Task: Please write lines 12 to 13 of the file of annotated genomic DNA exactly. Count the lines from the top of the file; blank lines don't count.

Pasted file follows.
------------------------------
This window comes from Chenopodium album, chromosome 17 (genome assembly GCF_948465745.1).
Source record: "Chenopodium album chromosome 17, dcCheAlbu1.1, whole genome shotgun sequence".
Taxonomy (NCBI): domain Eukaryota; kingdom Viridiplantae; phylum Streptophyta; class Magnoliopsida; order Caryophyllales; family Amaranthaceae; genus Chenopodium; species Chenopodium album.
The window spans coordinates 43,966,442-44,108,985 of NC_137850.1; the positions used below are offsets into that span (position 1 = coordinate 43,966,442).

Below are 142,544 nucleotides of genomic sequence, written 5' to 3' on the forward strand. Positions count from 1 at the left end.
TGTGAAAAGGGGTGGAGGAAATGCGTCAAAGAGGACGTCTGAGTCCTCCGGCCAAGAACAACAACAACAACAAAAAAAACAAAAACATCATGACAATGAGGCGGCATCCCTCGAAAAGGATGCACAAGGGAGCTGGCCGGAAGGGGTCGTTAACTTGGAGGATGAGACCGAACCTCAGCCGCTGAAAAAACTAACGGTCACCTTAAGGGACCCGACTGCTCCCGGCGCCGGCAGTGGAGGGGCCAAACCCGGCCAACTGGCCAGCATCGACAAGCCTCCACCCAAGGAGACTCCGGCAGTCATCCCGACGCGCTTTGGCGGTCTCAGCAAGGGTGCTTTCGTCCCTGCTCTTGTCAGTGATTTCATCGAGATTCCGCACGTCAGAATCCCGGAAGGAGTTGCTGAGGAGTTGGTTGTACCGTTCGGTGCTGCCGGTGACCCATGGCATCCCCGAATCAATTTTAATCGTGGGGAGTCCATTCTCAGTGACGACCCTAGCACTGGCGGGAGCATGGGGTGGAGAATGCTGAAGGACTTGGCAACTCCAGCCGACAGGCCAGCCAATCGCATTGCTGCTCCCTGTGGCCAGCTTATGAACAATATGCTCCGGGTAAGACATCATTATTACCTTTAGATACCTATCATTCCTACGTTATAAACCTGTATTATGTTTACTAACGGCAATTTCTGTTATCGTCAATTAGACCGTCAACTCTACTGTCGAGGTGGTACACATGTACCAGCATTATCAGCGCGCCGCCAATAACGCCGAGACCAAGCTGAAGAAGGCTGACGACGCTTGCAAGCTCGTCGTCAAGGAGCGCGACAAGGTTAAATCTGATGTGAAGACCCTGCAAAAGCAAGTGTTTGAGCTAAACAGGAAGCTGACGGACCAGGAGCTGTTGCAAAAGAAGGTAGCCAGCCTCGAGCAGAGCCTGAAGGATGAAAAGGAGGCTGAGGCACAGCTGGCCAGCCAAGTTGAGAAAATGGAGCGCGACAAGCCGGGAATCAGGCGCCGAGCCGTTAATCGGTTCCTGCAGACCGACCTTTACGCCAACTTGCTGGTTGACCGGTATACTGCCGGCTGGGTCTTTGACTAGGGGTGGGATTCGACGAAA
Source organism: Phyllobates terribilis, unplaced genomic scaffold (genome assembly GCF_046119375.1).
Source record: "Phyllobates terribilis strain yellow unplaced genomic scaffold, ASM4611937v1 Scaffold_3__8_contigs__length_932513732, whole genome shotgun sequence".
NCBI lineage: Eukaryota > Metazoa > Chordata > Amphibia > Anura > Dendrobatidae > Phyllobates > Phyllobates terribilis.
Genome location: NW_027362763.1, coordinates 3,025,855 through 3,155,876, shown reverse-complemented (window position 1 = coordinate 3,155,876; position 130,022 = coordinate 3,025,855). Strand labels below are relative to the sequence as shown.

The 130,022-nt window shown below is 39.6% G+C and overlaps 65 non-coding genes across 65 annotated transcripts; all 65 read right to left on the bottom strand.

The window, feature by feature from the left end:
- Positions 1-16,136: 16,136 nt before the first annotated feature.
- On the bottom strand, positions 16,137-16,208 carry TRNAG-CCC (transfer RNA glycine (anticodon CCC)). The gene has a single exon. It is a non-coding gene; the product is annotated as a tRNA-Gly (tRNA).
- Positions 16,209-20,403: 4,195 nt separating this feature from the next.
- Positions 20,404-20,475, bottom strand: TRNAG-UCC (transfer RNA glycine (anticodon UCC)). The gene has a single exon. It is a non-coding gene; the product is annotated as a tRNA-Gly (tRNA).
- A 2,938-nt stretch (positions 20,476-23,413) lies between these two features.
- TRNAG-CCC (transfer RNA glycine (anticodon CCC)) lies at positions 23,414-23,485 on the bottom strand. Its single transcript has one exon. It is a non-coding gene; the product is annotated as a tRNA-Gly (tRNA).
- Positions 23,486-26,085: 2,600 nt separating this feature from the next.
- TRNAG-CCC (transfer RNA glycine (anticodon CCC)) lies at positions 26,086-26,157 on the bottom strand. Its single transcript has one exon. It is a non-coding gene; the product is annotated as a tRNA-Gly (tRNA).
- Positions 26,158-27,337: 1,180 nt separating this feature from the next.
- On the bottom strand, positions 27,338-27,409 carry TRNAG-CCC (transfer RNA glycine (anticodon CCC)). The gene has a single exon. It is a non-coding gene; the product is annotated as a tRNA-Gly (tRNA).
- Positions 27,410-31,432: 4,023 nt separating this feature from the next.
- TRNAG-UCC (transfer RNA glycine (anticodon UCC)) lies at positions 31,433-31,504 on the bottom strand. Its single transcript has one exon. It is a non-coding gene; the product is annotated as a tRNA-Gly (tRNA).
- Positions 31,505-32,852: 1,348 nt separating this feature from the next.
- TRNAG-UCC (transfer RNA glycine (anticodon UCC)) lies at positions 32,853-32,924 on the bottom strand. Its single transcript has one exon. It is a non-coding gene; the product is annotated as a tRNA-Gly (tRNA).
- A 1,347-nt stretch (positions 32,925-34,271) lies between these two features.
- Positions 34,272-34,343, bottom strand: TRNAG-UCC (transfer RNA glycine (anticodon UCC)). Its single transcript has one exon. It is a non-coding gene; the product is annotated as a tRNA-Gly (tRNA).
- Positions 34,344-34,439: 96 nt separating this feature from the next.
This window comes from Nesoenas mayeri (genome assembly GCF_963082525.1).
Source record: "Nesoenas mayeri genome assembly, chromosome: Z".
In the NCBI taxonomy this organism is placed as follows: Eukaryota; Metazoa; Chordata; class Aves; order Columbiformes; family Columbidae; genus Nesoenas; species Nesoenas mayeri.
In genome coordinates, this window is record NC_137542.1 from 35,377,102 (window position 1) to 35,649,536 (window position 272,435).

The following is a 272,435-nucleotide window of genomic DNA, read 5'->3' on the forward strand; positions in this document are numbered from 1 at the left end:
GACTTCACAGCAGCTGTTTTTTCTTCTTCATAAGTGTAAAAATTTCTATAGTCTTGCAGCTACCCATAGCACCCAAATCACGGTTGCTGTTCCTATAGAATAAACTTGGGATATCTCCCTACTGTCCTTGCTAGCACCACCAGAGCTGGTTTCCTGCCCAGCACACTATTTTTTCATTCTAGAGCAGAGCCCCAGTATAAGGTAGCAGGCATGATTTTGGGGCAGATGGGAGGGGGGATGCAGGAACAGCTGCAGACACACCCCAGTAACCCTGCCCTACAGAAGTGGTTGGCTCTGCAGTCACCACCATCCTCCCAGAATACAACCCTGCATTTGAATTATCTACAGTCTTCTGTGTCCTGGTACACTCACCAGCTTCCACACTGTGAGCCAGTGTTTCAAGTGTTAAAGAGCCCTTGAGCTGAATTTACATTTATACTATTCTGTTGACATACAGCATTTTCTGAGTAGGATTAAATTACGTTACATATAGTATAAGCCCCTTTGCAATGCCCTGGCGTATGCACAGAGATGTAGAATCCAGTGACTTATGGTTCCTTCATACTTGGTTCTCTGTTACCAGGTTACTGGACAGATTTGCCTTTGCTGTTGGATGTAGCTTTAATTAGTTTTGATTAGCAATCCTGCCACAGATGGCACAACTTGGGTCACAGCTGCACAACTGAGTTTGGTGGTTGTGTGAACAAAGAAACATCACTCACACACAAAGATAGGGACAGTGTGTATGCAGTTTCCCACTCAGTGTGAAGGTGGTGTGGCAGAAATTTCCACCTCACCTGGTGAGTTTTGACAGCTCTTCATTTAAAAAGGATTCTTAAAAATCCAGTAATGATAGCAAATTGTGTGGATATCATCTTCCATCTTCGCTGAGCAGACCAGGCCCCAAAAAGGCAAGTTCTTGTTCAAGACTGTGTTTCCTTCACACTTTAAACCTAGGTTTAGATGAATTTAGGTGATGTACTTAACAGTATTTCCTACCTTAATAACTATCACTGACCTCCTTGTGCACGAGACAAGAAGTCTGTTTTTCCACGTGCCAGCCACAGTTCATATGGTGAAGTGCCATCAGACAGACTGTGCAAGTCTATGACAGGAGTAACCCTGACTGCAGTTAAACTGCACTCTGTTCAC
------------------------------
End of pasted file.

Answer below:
The window, feature by feature from the left end:
- Positions 1-16,136: 16,136 nt before the first annotated feature.